where the brackets ⟨ ⟩_{x,t} denotes averages across space and time.

Except for a very recent study ^{28}, amplitude turbulence has been studied exclusively in the supercritical regime of the Stuart-Landau coupled oscillators ^{87,88}. Yet, given that a range of papers have demonstrated that the Stuart-Landau oscillators fit the neuroimaging brain data when used in the subcritical regime at the edge of the bifurcation ^{24,84,85,89}, it was recently demonstrated to fit the functional MRI data from 1003 participants and to exhibit amplitude turbulence as characterised by Equation 5 ^{28}. The subcritical regime at the edge of the bifurcation is not showing deterministic spatiotemporal chaos in the way found in under the supercritical regime but rather some very interesting state dynamics, perhaps best described as turbulent-like or turbulent fluctuation, which are described by Equation 5.

#### Measures of Information Processing

Here we quantify information processing by characterising the transmission of information over spacetime. First, we defined a conventional method, namely 1) long-range functional connectivity, i.e. correlations in MNI space but only taking into account long range Euclidean distances. Secondly, we defined three complementary information processing transmission measurements in brain vortex space: 2) information cascade, 3) susceptibility and 4) predictability. The concept of brain vortex space is given by the local level of synchronisation and the transmission of information over space and time. This is important given that information is transferred across space and time, mediated by local synchronisation.

#### Long-range functional connectivity

Rather than working in brain vortex space, it is also desirable to characterize information processing by using conventional functional connectivity as a function of a given distance, given by FC(r) in MNI space. In fact, this can be derived from Kolmogorov’s concept of *structure function* for a given distance, *S(r)*, of a variable *u* ^{40,41} in spatiotemporal data in the following manner:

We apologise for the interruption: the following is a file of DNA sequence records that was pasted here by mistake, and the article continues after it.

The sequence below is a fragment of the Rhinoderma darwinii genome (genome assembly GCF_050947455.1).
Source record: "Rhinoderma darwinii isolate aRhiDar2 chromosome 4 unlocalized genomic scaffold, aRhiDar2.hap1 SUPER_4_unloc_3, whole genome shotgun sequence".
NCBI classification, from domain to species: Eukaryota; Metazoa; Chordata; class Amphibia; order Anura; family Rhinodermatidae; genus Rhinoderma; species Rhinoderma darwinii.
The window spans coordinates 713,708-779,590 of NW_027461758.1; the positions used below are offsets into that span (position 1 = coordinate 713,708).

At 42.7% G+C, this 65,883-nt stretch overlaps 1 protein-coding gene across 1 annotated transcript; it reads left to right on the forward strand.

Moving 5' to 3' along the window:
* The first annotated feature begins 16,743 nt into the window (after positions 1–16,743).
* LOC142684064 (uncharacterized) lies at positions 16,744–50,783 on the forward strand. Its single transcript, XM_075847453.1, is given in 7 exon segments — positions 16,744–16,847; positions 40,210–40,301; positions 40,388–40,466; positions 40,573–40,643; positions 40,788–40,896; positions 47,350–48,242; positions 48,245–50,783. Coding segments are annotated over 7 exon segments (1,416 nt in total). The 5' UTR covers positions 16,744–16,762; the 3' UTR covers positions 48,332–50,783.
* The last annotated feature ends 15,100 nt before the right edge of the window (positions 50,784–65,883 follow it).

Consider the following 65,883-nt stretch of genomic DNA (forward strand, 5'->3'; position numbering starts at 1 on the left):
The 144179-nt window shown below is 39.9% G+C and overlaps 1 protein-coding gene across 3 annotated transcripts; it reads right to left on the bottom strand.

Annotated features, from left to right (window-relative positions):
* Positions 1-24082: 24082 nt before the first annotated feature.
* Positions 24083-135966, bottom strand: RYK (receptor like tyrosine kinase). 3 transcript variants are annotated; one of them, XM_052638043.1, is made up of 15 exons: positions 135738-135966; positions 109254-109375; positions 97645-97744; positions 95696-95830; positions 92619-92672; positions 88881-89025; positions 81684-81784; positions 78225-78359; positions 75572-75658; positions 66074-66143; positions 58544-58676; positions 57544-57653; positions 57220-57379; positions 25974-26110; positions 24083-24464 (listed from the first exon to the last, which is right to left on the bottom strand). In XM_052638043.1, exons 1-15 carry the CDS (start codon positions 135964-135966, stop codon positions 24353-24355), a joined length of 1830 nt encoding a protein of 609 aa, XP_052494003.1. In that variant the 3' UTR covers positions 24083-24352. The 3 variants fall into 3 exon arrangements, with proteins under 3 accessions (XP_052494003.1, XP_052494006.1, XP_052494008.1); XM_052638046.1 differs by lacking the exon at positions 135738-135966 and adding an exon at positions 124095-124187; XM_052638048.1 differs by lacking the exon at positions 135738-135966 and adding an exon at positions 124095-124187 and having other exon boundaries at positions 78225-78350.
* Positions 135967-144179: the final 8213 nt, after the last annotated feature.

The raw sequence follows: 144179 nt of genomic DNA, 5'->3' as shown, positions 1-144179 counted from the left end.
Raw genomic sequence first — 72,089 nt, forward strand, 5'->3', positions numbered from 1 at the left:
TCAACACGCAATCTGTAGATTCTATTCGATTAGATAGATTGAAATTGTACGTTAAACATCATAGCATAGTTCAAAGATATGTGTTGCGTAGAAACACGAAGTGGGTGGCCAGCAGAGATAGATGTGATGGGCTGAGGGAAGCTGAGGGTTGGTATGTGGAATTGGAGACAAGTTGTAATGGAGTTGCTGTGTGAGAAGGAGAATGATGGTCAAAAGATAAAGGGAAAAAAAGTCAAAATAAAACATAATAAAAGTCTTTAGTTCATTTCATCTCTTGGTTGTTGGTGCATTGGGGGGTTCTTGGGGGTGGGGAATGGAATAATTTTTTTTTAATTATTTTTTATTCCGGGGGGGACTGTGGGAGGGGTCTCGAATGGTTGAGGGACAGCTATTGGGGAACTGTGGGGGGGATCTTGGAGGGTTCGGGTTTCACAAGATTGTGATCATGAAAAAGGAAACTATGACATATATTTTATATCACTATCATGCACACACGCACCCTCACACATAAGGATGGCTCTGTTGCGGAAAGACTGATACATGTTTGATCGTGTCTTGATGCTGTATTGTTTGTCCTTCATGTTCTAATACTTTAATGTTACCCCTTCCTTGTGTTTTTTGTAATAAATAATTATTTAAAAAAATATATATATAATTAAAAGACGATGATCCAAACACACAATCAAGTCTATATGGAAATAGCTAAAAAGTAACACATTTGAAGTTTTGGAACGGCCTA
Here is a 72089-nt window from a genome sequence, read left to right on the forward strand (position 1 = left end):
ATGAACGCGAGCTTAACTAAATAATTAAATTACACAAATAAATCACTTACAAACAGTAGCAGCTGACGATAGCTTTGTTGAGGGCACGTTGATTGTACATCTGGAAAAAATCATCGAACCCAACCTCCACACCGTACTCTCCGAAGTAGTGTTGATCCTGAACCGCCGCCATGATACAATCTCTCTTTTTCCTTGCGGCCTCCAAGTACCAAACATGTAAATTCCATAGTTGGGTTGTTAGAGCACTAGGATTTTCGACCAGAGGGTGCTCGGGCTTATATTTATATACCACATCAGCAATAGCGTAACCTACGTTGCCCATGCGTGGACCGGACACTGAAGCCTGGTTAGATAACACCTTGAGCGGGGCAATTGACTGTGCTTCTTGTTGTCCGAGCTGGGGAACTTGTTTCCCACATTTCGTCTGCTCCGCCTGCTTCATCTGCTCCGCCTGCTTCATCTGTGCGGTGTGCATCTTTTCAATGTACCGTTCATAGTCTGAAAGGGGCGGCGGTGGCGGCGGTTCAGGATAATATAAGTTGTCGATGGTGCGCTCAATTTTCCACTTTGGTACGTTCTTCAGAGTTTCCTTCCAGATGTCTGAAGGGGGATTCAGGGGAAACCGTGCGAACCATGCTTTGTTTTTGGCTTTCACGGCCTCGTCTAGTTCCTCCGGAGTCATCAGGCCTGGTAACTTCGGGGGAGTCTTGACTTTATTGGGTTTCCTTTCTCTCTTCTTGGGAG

In this equation the basic functional connectivity, *FC*, between two points separated by the Euclidean distance *r*, is given by:
where the symbol ⟨ ⟩_{x,t} refers to the average across the spatial location of the nodes and time. Using these relations, we are able to study the impact of different architectures on the functional connectivity for long-range distances (FC long-range), here defined as distances over 40mm.

#### Information cascade

As mentioned, the measure of information cascade uses the concept of *brain vortex space, R _{λ}*, and is defined as the average across scales,

*λ*, of the

*information cascade flow*, which indicates the predictability of a given brain vortex space at scale

*λ*from the brain vortex space at scale

*λ*− Δ

*λ*(where Δ

*λ*is the discretisation of scale).

In other words, the measure captures information transfer across scales through local synchronization in brain vortex space. Mathematically, *information cascade flow* can be expressed as:
where Δ*t*, is the size of the time step (and thus fixed), and Δ*λ* is also fixed according to the used range

*λ* = [4 2 1 0.5 0.25 0.125 0.0625 0.0312]. The symbol ⟨ ⟩_{x,} refers to the spatial average of the correlation over time, *corr*_{t} (*R*_{λ}, *R*_{λ − Δ λ}). The correlation of the level of synchronisation at different scales and consecutive time captures the flow of transmission of information across spacetime. In particular we wanted to compress this into the single measure *information cascade, I*, which is simply the average of . ℱ(*λ*) across different scales (*λ*):
where the symbol ⟨ ⟩_{λ} refers to the average across *λ*.

#### Susceptibility

Another way of characterising information processing is to measure the sensitivity of the system when it is perturbed. This requires building a whole-brain model of the system. The advantage of using a model means that we can easily measure the sensitivity of the model to external perturbation, which is a standard physics measure usually called *susceptibility*. Indeed, this measure can be obtained by perturbing the whole-brain model at the optimal working point by randomly changing the local bifurcation parameter, a_{n}, in the range [-0.02:0] at the node level n. Susceptibility is measured by the effects of the perturbation on the brain vortex space, i.e. estimated by measuring the modulus of the local Kuramoto order parameter, i.e. for the perturbed case, and for the unperturbed case. Thus, we define susceptibility s follows: